Loading presentation...

Present Remotely

Send the link below via email or IM

Copy

Present to your audience

Start remote presentation

  • Invited audience members will follow you as you navigate and present
  • People invited to a presentation do not need a Prezi account
  • This link expires 10 minutes after you close the presentation
  • A maximum of 30 users can follow your presentation
  • Learn more about this feature in our knowledge base article

Do you really want to delete this prezi?

Neither you, nor the coeditors you shared it with will be able to recover it again.

DeleteCancel

Make your likes visible on Facebook?

Connect your Facebook account to Prezi and let your likes appear on your timeline.
You can change this under Settings & Account at any time.

No, thanks

Cells & Inheritance

Chromosome Theory and Meiosis
by

Christopher Landry

on 3 January 2015

Comments (0)

Please log in to add your comment.

Report abuse

Transcript of Cells & Inheritance

Cells & Heredity
- Cells & Inheritance -

Objectives
What role do chromosomes play in inheritance?
What events occur during meiosis?
What is the relationship
between chromosomes
and genes?
In the early 1900's
scientists were working
to identify the cell structures
that carried Mendel's
herediary factors, or genes.
In 1903, Walter Sutton
observed that sex cells in
grasshoppers had half the
number of chromosomes as
the body cells. Sutton wanted
to understand how sex cells form.
He also noticed that each grasshopper
had exactly the same number of chromosomes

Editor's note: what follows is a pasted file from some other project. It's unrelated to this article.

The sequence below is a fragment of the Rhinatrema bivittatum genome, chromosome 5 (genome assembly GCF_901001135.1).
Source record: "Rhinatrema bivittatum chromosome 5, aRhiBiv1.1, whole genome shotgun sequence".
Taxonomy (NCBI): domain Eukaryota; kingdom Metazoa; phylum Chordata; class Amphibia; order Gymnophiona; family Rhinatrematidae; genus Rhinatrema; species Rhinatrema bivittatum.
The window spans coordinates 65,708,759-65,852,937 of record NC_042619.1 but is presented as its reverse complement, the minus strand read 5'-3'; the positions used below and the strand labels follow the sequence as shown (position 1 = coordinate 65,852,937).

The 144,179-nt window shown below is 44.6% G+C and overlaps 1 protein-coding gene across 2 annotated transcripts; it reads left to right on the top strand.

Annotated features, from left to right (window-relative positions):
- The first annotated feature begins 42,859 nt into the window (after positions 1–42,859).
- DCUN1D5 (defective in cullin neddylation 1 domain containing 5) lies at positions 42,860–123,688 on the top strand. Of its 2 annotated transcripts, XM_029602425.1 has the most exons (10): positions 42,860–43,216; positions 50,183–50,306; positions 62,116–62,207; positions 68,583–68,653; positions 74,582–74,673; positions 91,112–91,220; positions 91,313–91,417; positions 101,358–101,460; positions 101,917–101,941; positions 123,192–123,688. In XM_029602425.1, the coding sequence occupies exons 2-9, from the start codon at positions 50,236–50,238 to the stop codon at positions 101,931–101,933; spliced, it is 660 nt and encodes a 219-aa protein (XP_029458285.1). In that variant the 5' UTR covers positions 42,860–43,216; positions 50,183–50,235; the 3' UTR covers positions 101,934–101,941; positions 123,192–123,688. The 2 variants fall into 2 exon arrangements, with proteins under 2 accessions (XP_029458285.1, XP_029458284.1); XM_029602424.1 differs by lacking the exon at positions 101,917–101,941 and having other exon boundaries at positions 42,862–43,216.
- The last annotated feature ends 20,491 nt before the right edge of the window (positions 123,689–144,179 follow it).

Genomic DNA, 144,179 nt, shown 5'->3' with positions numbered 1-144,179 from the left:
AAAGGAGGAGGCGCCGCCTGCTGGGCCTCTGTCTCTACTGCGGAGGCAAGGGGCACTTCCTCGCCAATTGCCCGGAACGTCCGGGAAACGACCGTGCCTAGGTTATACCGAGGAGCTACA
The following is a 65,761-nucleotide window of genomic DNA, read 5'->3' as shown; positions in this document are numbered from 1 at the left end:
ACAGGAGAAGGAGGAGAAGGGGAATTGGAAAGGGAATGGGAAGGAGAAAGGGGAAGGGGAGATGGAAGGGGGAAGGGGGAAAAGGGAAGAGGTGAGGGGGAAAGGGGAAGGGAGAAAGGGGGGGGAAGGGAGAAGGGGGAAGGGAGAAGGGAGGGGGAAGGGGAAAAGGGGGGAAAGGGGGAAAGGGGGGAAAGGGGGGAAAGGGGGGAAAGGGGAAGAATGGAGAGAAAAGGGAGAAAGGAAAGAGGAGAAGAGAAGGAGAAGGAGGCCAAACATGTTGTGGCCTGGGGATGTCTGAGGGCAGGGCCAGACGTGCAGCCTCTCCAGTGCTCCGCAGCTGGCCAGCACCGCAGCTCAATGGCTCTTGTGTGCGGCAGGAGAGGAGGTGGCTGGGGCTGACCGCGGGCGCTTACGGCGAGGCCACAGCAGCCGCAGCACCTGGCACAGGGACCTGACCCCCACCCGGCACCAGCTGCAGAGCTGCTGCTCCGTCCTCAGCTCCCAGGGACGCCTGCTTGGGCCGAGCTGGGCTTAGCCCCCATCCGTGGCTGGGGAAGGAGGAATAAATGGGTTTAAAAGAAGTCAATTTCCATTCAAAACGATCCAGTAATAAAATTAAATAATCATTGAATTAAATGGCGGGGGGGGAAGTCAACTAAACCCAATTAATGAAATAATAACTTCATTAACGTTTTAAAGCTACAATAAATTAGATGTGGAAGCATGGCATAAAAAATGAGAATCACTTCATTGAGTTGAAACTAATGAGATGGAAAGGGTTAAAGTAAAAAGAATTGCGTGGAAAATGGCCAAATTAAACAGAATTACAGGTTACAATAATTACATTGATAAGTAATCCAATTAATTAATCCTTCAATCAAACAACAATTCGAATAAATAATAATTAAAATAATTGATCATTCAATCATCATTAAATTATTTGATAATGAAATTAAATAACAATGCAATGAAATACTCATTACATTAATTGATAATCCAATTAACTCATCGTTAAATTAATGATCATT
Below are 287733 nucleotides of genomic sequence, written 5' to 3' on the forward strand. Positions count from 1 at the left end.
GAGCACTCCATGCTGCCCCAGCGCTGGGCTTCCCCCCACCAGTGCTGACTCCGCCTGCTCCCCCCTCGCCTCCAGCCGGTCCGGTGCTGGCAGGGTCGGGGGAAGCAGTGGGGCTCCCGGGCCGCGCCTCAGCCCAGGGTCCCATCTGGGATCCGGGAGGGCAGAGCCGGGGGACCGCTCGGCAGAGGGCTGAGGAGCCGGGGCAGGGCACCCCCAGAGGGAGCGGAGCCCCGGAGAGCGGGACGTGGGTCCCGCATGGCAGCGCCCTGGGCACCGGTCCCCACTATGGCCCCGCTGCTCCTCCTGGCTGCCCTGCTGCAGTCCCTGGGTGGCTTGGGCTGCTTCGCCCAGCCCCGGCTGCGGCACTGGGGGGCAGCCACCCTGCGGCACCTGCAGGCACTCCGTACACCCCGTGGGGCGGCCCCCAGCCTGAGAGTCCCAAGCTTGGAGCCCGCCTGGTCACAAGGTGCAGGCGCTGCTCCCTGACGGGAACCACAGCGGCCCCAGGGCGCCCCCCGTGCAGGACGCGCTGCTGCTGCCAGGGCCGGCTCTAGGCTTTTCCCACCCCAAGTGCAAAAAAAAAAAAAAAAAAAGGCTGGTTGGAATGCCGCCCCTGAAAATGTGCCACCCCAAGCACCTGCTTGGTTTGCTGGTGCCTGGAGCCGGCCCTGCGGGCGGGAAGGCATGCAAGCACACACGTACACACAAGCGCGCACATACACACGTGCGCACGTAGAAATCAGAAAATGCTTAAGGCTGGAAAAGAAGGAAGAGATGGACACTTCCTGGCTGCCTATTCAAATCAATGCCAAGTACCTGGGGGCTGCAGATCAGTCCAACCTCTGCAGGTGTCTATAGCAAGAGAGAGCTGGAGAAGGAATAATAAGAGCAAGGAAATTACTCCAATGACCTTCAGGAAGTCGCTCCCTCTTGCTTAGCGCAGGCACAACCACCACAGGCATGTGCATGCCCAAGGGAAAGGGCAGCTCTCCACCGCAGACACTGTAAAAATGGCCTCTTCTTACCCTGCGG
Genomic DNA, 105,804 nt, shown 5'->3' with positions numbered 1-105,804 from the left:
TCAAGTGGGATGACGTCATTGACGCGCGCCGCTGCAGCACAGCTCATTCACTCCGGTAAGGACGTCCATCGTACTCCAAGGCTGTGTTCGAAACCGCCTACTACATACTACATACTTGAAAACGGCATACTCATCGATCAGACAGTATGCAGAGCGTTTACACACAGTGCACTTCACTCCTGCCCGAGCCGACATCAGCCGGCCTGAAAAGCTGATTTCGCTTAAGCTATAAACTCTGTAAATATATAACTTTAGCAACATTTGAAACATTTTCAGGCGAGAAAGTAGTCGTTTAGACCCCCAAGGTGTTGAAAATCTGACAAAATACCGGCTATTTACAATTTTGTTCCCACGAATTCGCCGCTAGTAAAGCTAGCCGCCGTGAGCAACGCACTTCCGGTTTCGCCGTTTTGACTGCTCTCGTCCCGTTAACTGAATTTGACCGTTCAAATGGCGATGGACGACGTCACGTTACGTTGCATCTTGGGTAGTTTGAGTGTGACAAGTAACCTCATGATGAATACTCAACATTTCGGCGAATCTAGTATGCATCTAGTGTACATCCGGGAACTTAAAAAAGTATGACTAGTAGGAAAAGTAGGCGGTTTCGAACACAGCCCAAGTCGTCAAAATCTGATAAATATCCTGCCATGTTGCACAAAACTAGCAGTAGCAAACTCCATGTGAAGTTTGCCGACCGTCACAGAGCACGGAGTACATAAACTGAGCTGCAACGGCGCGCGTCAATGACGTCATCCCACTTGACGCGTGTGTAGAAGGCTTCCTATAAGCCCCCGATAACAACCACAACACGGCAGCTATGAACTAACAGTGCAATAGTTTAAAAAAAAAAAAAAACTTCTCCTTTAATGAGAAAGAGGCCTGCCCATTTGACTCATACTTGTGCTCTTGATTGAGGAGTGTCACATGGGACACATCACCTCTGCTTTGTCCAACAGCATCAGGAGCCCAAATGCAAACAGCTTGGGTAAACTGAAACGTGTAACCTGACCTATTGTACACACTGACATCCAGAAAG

in its body cells as each of the parents.
Sutton reasoned that the
chromosomes in body cells
actually occurred in pairs, with one chromosome in each pair coming from the male and the other coming from the female.
Sutton realized that paired
alleles were carried on paired
chromosomes. From his
observations, Sutton concluded
that genes are located in
chromosomes.
Sutton proposed the chromosome theory of inheritance. According to the chromosome theory of inheritance, genes are carried from parents to their offspring on chromosomes.
Walter Sutton
Meiosis
Organisms produce sex
cells during meiosis.
Meiosis
is the process by which the
number of chromosomes
is reduced by half to form sex cells - sperm and eggs.
When they combine,
each sex cell contributes
half the number of chromosomes to produce offspring with the correct number of chromosomes.
During meiosis, the
chromosome pairs separate and
are distributed to two different cells.
The resulting sex cells have only half
as many chromosomes as the other cells
in the organism.
Before Meiosis begins,
every chromosome in the parent cell is copied.
Centromeres hold the two chromotids together.
Chromosomes are made up of many genes joined together like beads on a string. Each chromosome contains a large number of genes, each gene controlling a particular trait.
A Lineup of Genes
However, the alleles for some of
the genes might differ from each other, making the organism heterozygous for some traits.
If the alleles are the same, the organism is homozygous for those traits.
Although you have 23 pairs of chromosomes,
or 46 chromosomes total, your body cells
each contain about 35,000 genes. Each gene
controls a trait.
1
2
3
4
5
6
1
2
3
4
1
2
3
Meiosis 1
The Chromosome pairs line up in the center of the cell. The pairs seperate and move to opposite ends of the cells.
Two cells form, each with half the number of chromosomes. Each chromosome still has two chromatids.
Meiosis 2
The chromosomes with their two chromatids move to the center of the cell.
The centromeres split, and the chromatids separate.
End of Meiosis
Four sex cells have been produced. Each cell has only half the number of chromosomes that the parent cell had at the beginning of meiosis.
Punnett Squares
Punnett Squares show the results of meiosis.
When chromosome pairs separate, so do the alleles carried on the chromosomes.
One allele from each pair goes to each sex cell.
Full transcript